and a deepening of the national division. this success alarmed the established . During the period that followed the Korean War. (1960. while on the other there was the popular opposition and resistance to that authority and division. led by Jo Bong-am. ⓒ Kim Chun-kil) languished because of the severity of social conditions created by the war and the impositions of a security-oriented dictatorship. The Progressive Party appealed to the public by pursuing a third line. detached from both the capitalist system of the South and the socialist system of the North. Two exceptions to the suppression of movement activities were the 56 Progressive Party. The Progressive Party emerged after the war and began to threaten the conservative political framework put in place by the Liberal Party and the Democratic Party. the Progressive Party proved its eponymous potential in the legitimate political space by securing an astounding 2. However. In the presidential election of 1956.marked by two opposing histories.16 million votes. by advocating policies under the banner of peaceful reunification and the realiszation of rights and interests of victimized people. and the April 19 Revolution (see below). on one side there was the dictatorial rule dependent upon foreign support. movement politics Citizens watching the removal of the Rhee Syngman Statue.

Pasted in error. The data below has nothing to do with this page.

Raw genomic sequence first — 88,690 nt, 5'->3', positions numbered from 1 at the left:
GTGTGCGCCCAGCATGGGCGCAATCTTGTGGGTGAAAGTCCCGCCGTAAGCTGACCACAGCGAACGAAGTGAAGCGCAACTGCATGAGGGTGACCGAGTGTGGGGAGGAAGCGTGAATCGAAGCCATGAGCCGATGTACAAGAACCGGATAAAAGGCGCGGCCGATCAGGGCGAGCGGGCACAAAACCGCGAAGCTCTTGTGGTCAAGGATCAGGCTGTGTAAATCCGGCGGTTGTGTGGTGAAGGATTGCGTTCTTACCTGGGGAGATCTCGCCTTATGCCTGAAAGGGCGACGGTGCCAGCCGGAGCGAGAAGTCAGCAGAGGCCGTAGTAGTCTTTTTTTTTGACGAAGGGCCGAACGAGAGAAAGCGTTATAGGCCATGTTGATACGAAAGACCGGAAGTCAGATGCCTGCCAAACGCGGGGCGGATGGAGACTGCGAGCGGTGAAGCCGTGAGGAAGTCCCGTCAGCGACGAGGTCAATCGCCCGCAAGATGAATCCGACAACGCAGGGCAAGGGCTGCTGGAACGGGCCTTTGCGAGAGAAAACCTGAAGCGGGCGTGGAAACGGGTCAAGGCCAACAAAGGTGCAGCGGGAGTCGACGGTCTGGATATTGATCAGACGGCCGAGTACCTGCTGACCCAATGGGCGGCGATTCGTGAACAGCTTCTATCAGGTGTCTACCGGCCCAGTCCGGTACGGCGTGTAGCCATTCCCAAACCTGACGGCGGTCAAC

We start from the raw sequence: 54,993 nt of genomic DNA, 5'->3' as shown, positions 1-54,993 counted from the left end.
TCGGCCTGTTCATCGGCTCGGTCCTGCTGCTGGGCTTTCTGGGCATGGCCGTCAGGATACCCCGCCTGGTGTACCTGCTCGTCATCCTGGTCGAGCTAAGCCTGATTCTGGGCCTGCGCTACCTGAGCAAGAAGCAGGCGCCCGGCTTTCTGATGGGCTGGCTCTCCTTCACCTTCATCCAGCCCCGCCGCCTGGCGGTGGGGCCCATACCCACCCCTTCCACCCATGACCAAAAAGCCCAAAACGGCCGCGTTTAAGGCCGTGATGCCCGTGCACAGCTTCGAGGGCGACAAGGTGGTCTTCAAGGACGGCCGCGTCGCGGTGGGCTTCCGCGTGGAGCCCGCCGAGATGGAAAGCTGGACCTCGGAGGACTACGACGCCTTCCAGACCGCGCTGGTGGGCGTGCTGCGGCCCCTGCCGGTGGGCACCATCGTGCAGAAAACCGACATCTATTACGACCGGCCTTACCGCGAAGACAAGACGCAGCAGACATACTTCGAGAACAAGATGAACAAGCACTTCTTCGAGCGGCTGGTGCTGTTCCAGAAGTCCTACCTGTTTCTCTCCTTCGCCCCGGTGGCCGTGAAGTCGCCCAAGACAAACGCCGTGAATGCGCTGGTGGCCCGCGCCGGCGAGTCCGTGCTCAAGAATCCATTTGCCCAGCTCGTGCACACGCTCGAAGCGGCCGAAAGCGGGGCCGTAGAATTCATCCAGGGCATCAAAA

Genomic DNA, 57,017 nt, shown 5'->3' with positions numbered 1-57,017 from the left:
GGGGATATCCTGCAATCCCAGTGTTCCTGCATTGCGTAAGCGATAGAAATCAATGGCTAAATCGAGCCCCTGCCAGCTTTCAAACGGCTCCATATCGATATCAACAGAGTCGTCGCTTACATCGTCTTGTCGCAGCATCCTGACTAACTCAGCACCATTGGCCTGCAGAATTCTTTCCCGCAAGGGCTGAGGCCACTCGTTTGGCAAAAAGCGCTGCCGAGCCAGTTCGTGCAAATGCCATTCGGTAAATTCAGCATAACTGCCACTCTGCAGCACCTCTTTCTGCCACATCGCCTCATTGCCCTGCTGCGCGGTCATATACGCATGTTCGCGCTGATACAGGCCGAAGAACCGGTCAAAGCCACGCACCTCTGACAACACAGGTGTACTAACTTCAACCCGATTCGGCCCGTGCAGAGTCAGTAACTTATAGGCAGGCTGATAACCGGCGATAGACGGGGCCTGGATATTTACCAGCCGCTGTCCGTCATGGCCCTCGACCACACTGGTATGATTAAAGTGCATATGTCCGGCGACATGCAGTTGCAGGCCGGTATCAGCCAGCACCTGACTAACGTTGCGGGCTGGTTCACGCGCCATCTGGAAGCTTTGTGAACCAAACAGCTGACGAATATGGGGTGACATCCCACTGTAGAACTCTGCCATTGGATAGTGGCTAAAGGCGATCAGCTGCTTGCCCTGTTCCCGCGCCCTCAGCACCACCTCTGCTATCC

It is a salutary reflection of the entire political landscape of the time. bribery. the Korean people succeeded in deposing a despotic power for the first time in history. At his trial. demanding the abolition of the dictatorship and the achievement of democracy. finally. An Korea Democracy Foundation unprecedented plethora of corruption scandals and election frauds provided the trigger for what became known as ‘the April Revolution’ following month. 57 . the indictment of its leader.conservative political forces. After suffering 186 deaths and 6. Witnessing at first hand the blatant contradiction between their ‘ideal’ American liberal of democracy and the Korean reality of Rhee’ dictatorship. gain their acquiescence. in so doing. Repercussions from the political backwardness prevalent during the Rhee Syng-man regime’ First Republic burst to the s surface in the general election on March 15. on a charge of espionage on behalf of North Korea. which eventually initiated a police round-up of all Progressive Party cadres. Jo Bong-am. and was thus effectively removed from the political scene. In the April Revolution sustained protests by students and citizens finally brought down the Rhee Syng-man administration. This incident clearly demonstrated and reaffirmed. Jo was sentenced to death. so s plainly manifested in the widespread electoral corruption. the cancellation of the party registration and. 1960. Rhee and his ruling party the staged massive operations in a concerted effort to fabricate convincingly an election victory. university students took to the streets in force. by dint of the tacit approval of the opposition party and the silent majority. including administrative intimidation. mobilizing all possible means. and direct violence against the opposition.026 injured protesters across the country. the potency of the anti-communist ethic and the extent to which it could instil fear in the minds of political opponents and the wider population and.